The Ford Puma was a small coupe produced by the Ford Motor Company from 1997 to 2002. It came in four versions over the years: 1.4 Zetec-SE (90 bhp), 1.6 Zetec-SE (103 bhp), 1.7 Zetec-SE VVT (125 bhp), and 1.7 Ford Racing Zetec-SE (155 bhp). The car was based on the Ford Fiesta with new engines (from Yamaha), a new body and modified suspension, as well as other changes. 1.7 Pumas came with both low speed traction control and anti-lock brakes, 1.4 Pumas had an option of anti-lock brakes.
Weighing approximately 1,040 kg (2,293 lb), the relatively decent amount of power was sufficient to give the car decent performance. The 1.7 version accelerated from 0 to 62 mph (0 to 99 km/h) in 8.6 seconds, and could accelerate from 30 to 70 mph (48 to 112 km/h) in 8.8 seconds.
Stylistically, the Puma followed Ford's New Edge design strategy, as first seen in the 1996 Ford Ka. While not as controversial as the Ka when it first appeared, the Puma did achieve critical acclaim for its well-proportioned and cat-like design cues.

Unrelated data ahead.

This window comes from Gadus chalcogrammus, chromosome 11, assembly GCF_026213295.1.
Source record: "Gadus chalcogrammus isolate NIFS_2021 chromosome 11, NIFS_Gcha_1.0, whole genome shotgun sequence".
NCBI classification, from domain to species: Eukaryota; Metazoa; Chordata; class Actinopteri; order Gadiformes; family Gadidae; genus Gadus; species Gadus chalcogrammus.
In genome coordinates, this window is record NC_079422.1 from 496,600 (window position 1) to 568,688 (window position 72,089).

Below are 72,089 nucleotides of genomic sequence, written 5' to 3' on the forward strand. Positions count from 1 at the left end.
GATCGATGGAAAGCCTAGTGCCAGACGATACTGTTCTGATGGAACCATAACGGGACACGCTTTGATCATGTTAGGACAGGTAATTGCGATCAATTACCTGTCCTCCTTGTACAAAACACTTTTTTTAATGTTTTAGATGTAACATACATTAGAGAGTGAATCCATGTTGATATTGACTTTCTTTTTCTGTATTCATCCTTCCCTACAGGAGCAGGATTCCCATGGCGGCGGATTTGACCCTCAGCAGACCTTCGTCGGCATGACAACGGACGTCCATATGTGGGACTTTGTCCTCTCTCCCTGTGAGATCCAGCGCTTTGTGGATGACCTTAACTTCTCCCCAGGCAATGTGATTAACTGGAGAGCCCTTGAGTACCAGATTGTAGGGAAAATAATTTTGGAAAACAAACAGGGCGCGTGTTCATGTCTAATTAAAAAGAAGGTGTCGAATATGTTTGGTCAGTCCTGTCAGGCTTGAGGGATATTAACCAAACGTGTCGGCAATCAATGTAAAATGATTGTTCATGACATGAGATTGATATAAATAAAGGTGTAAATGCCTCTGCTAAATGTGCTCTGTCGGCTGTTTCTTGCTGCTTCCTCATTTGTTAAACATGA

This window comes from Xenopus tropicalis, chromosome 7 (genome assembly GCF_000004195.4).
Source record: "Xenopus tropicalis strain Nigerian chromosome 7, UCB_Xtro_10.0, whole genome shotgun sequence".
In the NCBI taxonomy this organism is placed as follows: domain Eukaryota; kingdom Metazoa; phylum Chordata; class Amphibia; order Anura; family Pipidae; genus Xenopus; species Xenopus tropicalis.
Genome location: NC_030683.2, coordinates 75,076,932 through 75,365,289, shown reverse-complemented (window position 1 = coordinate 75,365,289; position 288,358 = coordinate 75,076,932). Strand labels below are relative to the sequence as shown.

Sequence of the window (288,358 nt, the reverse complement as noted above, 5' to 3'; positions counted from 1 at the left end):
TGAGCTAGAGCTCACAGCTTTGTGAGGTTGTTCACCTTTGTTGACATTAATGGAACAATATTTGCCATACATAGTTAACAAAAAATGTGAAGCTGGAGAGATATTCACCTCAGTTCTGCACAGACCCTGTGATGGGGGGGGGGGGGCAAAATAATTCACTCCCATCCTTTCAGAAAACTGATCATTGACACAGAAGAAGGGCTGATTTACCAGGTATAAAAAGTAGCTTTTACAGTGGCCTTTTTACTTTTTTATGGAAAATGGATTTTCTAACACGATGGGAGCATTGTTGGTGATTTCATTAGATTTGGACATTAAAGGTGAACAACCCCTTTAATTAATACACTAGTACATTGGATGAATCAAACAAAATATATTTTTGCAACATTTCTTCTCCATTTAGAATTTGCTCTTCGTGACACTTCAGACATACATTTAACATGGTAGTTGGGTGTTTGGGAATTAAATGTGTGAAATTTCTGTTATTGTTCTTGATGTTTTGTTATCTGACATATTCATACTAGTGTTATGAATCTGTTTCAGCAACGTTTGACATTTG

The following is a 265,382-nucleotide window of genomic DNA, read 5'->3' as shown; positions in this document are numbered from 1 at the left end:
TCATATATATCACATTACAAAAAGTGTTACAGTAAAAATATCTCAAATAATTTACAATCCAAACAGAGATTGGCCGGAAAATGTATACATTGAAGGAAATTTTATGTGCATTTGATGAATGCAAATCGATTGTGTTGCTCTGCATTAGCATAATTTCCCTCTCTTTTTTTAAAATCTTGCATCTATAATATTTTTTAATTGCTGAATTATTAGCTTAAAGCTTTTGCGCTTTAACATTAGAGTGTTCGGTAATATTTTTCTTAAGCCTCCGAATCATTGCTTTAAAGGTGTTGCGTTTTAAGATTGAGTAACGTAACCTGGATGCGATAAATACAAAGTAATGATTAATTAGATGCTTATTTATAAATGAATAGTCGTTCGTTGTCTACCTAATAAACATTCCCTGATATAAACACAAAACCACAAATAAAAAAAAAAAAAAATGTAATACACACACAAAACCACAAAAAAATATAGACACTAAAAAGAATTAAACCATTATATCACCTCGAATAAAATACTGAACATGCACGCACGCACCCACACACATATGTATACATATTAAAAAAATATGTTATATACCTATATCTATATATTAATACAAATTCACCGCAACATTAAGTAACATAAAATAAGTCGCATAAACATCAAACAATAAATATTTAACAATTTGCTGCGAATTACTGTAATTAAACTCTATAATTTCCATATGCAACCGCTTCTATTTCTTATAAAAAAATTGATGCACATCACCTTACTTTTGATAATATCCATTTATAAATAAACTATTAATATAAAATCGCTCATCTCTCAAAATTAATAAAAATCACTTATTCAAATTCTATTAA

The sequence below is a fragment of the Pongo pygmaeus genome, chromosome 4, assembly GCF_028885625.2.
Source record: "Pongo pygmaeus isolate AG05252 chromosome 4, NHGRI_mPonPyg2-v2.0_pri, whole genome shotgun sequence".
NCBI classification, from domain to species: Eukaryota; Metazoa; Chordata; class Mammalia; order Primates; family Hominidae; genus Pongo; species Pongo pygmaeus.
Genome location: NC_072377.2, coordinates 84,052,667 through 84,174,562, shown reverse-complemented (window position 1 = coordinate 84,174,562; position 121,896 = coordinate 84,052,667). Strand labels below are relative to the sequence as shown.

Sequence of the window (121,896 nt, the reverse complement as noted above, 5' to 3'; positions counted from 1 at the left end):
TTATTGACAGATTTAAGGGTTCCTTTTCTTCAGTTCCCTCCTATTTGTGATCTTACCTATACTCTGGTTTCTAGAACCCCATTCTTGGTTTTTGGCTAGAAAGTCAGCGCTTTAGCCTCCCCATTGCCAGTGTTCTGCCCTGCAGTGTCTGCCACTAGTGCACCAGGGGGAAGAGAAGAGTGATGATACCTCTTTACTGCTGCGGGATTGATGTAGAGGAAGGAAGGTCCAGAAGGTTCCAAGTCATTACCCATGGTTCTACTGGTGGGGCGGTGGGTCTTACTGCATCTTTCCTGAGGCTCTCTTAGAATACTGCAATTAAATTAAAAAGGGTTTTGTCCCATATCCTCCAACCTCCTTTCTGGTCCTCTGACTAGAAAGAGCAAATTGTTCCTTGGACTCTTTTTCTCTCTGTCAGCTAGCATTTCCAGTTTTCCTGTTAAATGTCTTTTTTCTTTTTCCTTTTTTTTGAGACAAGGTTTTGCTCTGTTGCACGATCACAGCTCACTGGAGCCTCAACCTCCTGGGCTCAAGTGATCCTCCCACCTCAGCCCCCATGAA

The Puma was memorable for its launch campaign that featured the late Steve McQueen. The original UK television commercial used clips from the movie Bullitt and cut McQueen into the modern setting of a Puma in San Francisco.
The Puma was only sold in Europe and was supposedly replaced by the Ford StreetKa, which is based on the Fiesta just as the Puma was. The StreetKa also borrowed the Puma's transmission and suspension. The discontinuation of the Puma seemed to herald the end of the small coupe market in Europe, with the Vauxhall Tigra entering a short hiatus later on, as well as similar models from other manufacturers.